A lack of vitamin C eventually leads to scurvy. The symptoms are mainly caused by poorly formed collagen and include a breaking of a small blood vessel, the reddening and bleeding of gums, loose teeth, joint pains, dry scaly skin and blood vessel damage. Some other symptoms can include general weakness, fluid retention, depression and anemia. Some more serious symptoms can also include slower wound healing, increased susceptibility to infections, male infertility and increased genetic damage to sperm cells, which can lead to birth defects.


Sources in the Diet

Vitamin C is mostly found in citrus fruits and vegetables for example it can be found in raw red peppers, guavas, orange juice, papaya, lemons, limes, strawberries, kiwi, oranges, broccoli, kale and many more. Although it is abundant in fruits and vegetables it can be easily lost during storage and cooking if they have not been stored or prepared properly. Fruits and vegetables can also lose vitamin C by being sliced and having large surface area exposed to heat and light.


Recent Studies and Articles

Vitamin C and the common cold

http://www.ncbi.nlm.nih.gov/pubmed/15495002

Vitamin C and strokes

http://www.cbsnews.com/2100-500368_162-3694740.html

Vitamin C, heart disease, and diabetes

http://www.berkeley.edu/news/media/releases/2008/11/12_vitaminc.shtml


Challenges Presented

Physical Characteristics: White powder, readily soluble in water

Formulation Notes: Can be coated to prevent reactivity and aid stability.   Scavenges oxygen in solution. Unstable in solutions.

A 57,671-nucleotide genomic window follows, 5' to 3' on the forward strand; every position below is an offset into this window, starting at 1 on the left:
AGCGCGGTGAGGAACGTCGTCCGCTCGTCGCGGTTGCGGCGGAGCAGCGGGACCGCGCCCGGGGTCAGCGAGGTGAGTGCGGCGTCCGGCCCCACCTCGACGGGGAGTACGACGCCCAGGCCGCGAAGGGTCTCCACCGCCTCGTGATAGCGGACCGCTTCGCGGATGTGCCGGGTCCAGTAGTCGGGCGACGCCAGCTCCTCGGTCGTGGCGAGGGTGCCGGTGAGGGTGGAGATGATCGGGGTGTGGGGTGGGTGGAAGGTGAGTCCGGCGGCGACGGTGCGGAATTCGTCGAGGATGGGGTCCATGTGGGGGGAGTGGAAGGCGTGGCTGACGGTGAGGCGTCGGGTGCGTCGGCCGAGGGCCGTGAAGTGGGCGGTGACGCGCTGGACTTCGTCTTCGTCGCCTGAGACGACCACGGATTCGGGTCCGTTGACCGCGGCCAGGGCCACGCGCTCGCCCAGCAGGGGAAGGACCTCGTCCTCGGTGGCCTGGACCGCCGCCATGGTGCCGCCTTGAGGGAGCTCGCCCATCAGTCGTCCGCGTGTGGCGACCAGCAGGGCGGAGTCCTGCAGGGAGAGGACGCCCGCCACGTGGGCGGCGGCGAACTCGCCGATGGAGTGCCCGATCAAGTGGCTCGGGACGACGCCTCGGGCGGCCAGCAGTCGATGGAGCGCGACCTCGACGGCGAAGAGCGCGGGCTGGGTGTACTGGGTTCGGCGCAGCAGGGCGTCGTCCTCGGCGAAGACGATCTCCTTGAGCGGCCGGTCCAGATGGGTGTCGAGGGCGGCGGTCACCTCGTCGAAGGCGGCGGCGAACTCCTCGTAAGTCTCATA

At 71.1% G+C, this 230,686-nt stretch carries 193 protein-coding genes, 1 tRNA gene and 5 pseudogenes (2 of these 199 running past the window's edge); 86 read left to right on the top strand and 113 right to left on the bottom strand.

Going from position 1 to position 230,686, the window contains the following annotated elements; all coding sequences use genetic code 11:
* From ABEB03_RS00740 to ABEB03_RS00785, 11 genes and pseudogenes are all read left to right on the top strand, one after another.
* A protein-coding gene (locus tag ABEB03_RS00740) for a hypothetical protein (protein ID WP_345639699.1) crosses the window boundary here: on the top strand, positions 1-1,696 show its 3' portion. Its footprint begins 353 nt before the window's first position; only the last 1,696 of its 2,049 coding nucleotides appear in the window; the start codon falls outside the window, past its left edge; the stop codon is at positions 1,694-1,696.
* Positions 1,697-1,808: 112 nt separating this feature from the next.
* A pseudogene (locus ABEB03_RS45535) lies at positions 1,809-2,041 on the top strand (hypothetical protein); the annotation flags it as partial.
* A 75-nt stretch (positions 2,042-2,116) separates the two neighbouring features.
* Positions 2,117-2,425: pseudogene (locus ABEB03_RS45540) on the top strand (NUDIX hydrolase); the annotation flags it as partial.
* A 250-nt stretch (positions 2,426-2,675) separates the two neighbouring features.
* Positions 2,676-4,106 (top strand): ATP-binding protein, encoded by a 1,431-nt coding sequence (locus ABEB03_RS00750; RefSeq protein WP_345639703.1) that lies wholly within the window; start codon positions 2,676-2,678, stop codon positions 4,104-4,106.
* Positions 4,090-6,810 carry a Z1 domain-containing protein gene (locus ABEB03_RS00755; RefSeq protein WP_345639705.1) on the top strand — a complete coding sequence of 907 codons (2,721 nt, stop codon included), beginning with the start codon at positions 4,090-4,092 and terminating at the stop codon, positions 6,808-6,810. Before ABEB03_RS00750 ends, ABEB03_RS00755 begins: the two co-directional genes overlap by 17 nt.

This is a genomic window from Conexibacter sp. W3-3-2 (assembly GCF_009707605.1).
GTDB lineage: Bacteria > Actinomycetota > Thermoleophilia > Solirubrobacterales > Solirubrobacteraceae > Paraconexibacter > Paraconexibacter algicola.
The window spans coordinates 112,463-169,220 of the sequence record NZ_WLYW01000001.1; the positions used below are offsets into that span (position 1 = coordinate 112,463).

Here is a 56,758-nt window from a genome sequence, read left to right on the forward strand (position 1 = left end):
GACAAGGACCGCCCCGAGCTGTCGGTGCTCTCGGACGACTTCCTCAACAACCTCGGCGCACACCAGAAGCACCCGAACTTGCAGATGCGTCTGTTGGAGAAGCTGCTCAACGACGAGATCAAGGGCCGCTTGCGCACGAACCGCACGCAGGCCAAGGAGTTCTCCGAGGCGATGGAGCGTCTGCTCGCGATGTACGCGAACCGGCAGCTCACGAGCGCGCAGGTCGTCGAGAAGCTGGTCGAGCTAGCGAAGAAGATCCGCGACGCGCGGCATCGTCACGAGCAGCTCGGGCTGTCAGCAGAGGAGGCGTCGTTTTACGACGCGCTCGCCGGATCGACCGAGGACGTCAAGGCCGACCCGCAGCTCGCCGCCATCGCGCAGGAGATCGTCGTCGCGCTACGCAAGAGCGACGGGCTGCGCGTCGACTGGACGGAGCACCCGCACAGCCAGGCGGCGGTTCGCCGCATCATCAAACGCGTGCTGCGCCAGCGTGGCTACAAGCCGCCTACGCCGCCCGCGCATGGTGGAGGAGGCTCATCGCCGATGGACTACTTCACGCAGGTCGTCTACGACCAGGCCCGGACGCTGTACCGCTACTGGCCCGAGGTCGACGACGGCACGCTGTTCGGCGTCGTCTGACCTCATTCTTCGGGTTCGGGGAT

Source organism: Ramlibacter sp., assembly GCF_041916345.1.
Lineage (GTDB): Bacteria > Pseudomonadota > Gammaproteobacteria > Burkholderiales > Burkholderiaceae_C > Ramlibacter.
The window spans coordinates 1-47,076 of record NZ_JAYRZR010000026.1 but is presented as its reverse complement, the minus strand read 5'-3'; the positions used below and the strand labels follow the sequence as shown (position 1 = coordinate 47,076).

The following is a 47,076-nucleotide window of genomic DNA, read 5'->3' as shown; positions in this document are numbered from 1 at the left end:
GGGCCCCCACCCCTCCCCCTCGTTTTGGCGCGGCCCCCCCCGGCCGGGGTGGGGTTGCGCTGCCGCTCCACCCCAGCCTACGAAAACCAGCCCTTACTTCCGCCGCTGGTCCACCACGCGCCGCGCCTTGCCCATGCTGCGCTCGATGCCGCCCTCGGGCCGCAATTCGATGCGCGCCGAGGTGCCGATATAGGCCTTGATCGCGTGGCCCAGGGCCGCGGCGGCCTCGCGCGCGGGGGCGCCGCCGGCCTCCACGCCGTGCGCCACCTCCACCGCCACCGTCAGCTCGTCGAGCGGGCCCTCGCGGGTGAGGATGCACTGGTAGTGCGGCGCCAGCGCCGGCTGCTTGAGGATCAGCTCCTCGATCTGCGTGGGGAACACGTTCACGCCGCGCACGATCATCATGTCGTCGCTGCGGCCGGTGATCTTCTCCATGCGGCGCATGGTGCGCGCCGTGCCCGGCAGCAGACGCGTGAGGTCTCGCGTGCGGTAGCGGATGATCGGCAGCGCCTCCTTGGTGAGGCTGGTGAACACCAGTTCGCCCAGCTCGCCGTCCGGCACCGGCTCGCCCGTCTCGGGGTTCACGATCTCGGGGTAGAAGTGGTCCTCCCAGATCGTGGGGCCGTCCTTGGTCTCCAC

Watson Products

C ASCOR.ACID 97.5% , 50 LB IPBAG
ASCORBIC ACID 50% , DP-21 40LBS CARTON
C ASCORBIC ACID 90%ENCAP, 100LB,21.5 GAL L.P. DRUM
ASCORBIC ACID 95% DC , 44 LB (20 KG.) CARTON
!!ASCORB ACID 90% DC , 44 LB (20 KG.) CARTON
C ASCOR AC 97% DC , 44 LB (20 KG.) CARTON
ASCORBIC ACID 70%CTD , DP-21 40LBS CARTON
ASCORBIC ACID 97.5% EC,50LB CTN
ASCORBIC DC C 97S , 44 LB (20 KG.) CARTON
ASCORBIC ACID W/ROSEHIP, DP-21 50LBS CARTON
ASCORBIC-SOD.ASC 50% , 44 LB (20 KG.) CARTON
C ASCORBIC 50% PALM , 44 LB (20 KG.) CARTON
ASCORB.ACID 96% HPMC , 44 LB (20 KG.) CARTON
ASCORBIC ACID 50% STEARIC/CARNUABA, 44LB CARTON
ASCORBIC ACID 95%, PERRIGO, 110LB DRUM
ASCORBIC ACID 97%, PERRIGO, 44LB CTN
ASCORBIC ACID 97% IMP.COMP, PERRIGO, 110 LB DRUM
ASCORBIC ACID 95% AMPAK, 44 LB CTN
ASCORBIC ACID 97% WITH MICROS, 44 LB CTN
ASCORBIC ACID 97% (NEGPF), PERRIGO, 110 LB DRUM
ASCORBIC ACID 97% (ZIBO), PERRIGO, 110 LB DRUM
ASCORBIC ACID 97% (WEISHENG), PERRIGO, 110 LB DRUM
ASCORBIC ACID 75% ON HYDROGENATED PALM OIL, 25 LB CTN
ASCORBIC ACID 97%
^^ASCORBITABS 30 , 5000/DP12 CARTON
ASCORBITB 60 2400/CT , DP12 CARTON
ASCORBITABS 120 2000 , TABLET JAR 4/CARTON
ASCORBIC ACID 25% , 44 LB (20 KG.) CARTON
ASCORBIC ACID 60PPM , 16X5X29 MWPB PLAIN 50 LB
ASCORBIC ACID AFS , 16X6.5X30 MWPB PRT. 50LB.
ASCORB.PCK 5G/2400/C , DP21,PAKS


Sources

  1. [] – Reavley N. The New Encyclopedia of Vitamins, Minerals, Supplements and Herbs. New York, NY: M. Evans and Company, Inc.; 1998.
  2. [] – Nelms, M. Sucher, K. Lacey, K. Roth, S. Nutrition Therapy & Pathophysiology. 2 ed. New York, NY: Cengage Learning; 2011.
  3. [] – Boyle, Marie A. and Anderson Sara L. Personal Nutrition. 7th ed. Belmont, CA: Wadsworth/Thomson Learning; 2007.
  4. [] – Dole Nutrition Institute. The Dole Nutrition Handbook. Printed in the United States of America; Rodale Inc. 2010.
  5. [0] – http://ods.od.nih.gov/factsheets/VitaminC-QuickFacts/